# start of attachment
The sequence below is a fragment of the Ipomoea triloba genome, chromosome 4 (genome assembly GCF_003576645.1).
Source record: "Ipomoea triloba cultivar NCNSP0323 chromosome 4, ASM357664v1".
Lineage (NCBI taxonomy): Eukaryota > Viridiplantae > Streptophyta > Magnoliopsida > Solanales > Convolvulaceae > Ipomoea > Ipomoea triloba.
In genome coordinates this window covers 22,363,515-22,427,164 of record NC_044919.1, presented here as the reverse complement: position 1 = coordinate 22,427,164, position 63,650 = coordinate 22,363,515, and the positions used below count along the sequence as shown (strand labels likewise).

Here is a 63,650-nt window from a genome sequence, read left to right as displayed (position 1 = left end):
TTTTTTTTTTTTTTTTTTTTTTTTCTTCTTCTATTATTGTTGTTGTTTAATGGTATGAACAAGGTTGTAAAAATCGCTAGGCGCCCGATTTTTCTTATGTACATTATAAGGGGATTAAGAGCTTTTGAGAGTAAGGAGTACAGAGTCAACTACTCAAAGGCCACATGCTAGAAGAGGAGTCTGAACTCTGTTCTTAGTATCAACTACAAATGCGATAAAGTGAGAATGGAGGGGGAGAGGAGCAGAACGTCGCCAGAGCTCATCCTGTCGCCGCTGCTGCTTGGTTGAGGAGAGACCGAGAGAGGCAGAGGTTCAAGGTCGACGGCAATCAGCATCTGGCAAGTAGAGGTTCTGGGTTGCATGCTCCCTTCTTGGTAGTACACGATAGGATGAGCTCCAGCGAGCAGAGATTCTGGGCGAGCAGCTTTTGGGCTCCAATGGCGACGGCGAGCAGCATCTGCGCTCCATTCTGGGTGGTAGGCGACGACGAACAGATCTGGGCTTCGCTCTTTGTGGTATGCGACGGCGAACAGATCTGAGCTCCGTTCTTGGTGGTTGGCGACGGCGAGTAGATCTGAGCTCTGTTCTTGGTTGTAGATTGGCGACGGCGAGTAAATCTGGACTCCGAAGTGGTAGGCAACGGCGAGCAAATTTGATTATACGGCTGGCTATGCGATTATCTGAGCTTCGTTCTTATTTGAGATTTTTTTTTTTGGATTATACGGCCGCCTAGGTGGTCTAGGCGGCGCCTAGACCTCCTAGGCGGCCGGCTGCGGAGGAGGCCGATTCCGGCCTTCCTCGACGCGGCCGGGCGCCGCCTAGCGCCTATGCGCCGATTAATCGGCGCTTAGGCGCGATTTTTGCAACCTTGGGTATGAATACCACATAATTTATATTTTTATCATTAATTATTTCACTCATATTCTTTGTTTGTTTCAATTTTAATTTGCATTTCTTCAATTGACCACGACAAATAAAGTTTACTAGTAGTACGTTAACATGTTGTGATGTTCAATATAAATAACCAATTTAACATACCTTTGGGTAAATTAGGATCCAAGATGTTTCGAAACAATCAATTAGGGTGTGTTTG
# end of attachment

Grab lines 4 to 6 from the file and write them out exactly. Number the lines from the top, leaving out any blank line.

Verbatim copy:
In genome coordinates this window covers 22,363,515-22,427,164 of record NC_044919.1, presented here as the reverse complement: position 1 = coordinate 22,427,164, position 63,650 = coordinate 22,363,515, and the positions used below count along the sequence as shown (strand labels likewise).

Here is a 63,650-nt window from a genome sequence, read left to right as displayed (position 1 = left end):
TTTTTTTTTTTTTTTTTTTTTTTTCTTCTTCTATTATTGTTGTTGTTTAATGGTATGAACAAGGTTGTAAAAATCGCTAGGCGCCCGATTTTTCTTATGTACATTATAAGGGGATTAAGAGCTTTTGAGAGTAAGGAGTACAGAGTCAACTACTCAAAGGCCACATGCTAGAAGAGGAGTCTGAACTCTGTTCTTAGTATCAACTACAAATGCGATAAAGTGAGAATGGAGGGGGAGAGGAGCAGAACGTCGCCAGAGCTCATCCTGTCGCCGCTGCTGCTTGGTTGAGGAGAGACCGAGAGAGGCAGAGGTTCAAGGTCGACGGCAATCAGCATCTGGCAAGTAGAGGTTCTGGGTTGCATGCTCCCTTCTTGGTAGTACACGATAGGATGAGCTCCAGCGAGCAGAGATTCTGGGCGAGCAGCTTTTGGGCTCCAATGGCGACGGCGAGCAGCATCTGCGCTCCATTCTGGGTGGTAGGCGACGACGAACAGATCTGGGCTTCGCTCTTTGTGGTATGCGACGGCGAACAGATCTGAGCTCCGTTCTTGGTGGTTGGCGACGGCGAGTAGATCTGAGCTCTGTTCTTGGTTGTAGATTGGCGACGGCGAGTAAATCTGGACTCCGAAGTGGTAGGCAACGGCGAGCAAATTTGATTATACGGCTGGCTATGCGATTATCTGAGCTTCGTTCTTATTTGAGATTTTTTTTTTTGGATTATACGGCCGCCTAGGTGGTCTAGGCGGCGCCTAGACCTCCTAGGCGGCCGGCTGCGGAGGAGGCCGATTCCGGCCTTCCTCGACGCGGCCGGGCGCCGCCTAGCGCCTATGCGCCGATTAATCGGCGCTTAGGCGCGATTTTTGCAACCTTGGGTATGAATACCACATAATTTATATTTTTATCATTAATTATTTCACTCATATTCTTTGTTTGTTTCAATTTTAATTTGCATTTCTTCAATTGACCACGACAAATAAAGTTTACTAGTAGTACGTTAACATGTTGTGATGTTCAATATAAATAACCAATTTAACATACCTTTGGGTAAATTAGGATCCAAGATGTTTCGAAACAATCAATTAGGGTGTGTTTG